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As a researcher, I have been following with great interest and deep unease the ongoing story of the federal government’s fight to prevent federal scientists from freely sharing the results of their work.
This government has used a culture of fear— achieved by de-funding, and the strategic dismissal of key leaders— as a means to suppress the flow of information from federal scientists. This ‘muzzling’ of researchers has been noticed in Canada and indeed around the world.
It has even, astonishingly, become an election issue. When was science ever an election issue? Never before to the best of my knowledge — which shows how bad the situation really is.
For all of these reasons, I was highly suspicious, and unfortunately not the least bit surprised, to learn that Dr. John Wilmshurst, Resource Conservation Manager for one of Canada's most precious natural resources, Jasper National Park, had been fired.
Dr. Wilmshurst is the same scientist who was quoted in the Canadian Press around this time last year for his observations regarding the rapid shrinking of the Athabasca Glacier within Jasper National Park.
In a recent article, Jasper’s Fitzhugh newspaper mentioned the ‘mystery’ of Wilmshurst’s dismissal. While the reason for Dr. Wilmshurst’s dismissal has not been revealed, its news keeps the chill wind blowing on the Canadian scientific community, and on federal researchers in particular.
It is a mystery, but it is also tempting to connect the dots: federal government scientist notes environmental issue relating to climate change, communicates that information to the press, and about a year later that scientist is summarily fired.
Is this yet another skirmish in the government’s ongoing war on information? It could scarcely be more obvious by now that this government does not welcome information, particularly when it reveals instances of economic weakness, environmental decline, or both. Indeed, Jasper’s success as a park and a town that attracts two million visitors a year is directly connected to its fragile environment.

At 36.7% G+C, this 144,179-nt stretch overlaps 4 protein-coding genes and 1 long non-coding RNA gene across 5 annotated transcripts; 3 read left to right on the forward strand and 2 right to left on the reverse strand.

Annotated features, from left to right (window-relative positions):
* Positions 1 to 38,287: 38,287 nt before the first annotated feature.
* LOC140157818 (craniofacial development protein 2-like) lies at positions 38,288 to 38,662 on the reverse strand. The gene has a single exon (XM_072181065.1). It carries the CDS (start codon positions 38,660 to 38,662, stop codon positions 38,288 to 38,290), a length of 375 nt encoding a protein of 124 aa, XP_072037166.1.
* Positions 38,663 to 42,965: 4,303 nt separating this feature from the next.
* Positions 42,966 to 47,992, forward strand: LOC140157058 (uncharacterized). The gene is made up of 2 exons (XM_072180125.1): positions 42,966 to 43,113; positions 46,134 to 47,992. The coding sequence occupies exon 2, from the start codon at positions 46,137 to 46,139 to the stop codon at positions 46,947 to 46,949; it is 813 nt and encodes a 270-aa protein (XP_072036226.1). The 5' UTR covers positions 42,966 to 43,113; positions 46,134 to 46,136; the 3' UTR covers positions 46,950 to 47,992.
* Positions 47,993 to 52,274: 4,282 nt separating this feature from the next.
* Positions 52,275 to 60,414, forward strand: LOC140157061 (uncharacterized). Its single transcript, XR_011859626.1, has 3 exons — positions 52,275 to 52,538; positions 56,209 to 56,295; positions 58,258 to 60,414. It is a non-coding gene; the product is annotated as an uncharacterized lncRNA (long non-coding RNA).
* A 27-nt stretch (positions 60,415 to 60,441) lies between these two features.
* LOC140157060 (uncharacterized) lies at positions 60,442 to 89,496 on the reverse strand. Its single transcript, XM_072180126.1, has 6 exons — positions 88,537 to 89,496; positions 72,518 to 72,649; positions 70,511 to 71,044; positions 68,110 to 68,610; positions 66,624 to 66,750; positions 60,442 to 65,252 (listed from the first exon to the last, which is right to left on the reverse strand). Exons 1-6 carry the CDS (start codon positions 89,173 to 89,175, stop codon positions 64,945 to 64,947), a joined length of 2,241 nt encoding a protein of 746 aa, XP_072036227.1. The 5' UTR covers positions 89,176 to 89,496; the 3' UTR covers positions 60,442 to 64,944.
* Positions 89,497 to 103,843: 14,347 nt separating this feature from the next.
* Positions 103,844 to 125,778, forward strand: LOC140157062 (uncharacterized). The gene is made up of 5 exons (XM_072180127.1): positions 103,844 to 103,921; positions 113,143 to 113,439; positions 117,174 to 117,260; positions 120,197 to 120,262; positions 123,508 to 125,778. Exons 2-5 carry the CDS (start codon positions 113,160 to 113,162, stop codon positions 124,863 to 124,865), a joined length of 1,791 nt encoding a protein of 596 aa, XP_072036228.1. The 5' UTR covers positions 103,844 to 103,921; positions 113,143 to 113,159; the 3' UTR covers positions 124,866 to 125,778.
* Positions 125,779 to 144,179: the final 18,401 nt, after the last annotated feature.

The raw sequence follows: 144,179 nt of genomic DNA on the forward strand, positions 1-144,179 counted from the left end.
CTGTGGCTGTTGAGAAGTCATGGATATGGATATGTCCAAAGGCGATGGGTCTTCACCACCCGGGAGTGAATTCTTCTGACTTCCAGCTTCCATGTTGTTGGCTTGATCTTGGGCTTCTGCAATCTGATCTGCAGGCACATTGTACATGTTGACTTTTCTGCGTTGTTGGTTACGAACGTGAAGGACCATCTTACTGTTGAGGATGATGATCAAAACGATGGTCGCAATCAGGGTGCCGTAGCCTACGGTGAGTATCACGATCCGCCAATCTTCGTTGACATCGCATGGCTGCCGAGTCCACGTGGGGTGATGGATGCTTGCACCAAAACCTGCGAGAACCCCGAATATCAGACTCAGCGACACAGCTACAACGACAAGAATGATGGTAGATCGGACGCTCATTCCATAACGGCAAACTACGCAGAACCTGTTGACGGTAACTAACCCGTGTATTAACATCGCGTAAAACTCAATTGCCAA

The role of scientists is to acquire and communicate information. In fact, scientists generally believe that it is their responsibility to publish or otherwise publicize data they perceive to be important to the public interest.
No scientist paid with public funds should be compelled to filter the information they collect away from the public simply to keep our politicians happy. We all have the right to decide for ourselves what information is of value. That our government appears to be working so very hard to keep information from us should be deeply troubling to all Canadians who value their democracy and the roles of our institutions within it.
Yet another federal scientist fired may be lost in the noise of the daily news cycle, but as a scientist, I cannot let it pass without voicing my concern for the overall trend. The government of Canada seems to be fighting hard to not just spin but actually suppress the flow of information that we all require to effectively engage in the conversation about the state of our expansive, shockingly beautiful, and vulnerable country.
This is fundamentally undemocratic and even dangerous in the long term, particularly if we allow ourselves to become accustomed to it. Don't underestimate the insidious decay that will ensue if we continue to allow this government to bury information vital for our nation's integrity.
Just as scientists have a responsibility to communicate research in the public’s interest, Canadians have a responsibility now to stand up for their right to hear what our federal scientists and researchers have to say about issues related to their safety, health and prosperity.
I sincerely hope that Canadians seize the opportunity this October to elect a smart, science-friendly government that respects our democratic values of transparency and accountability.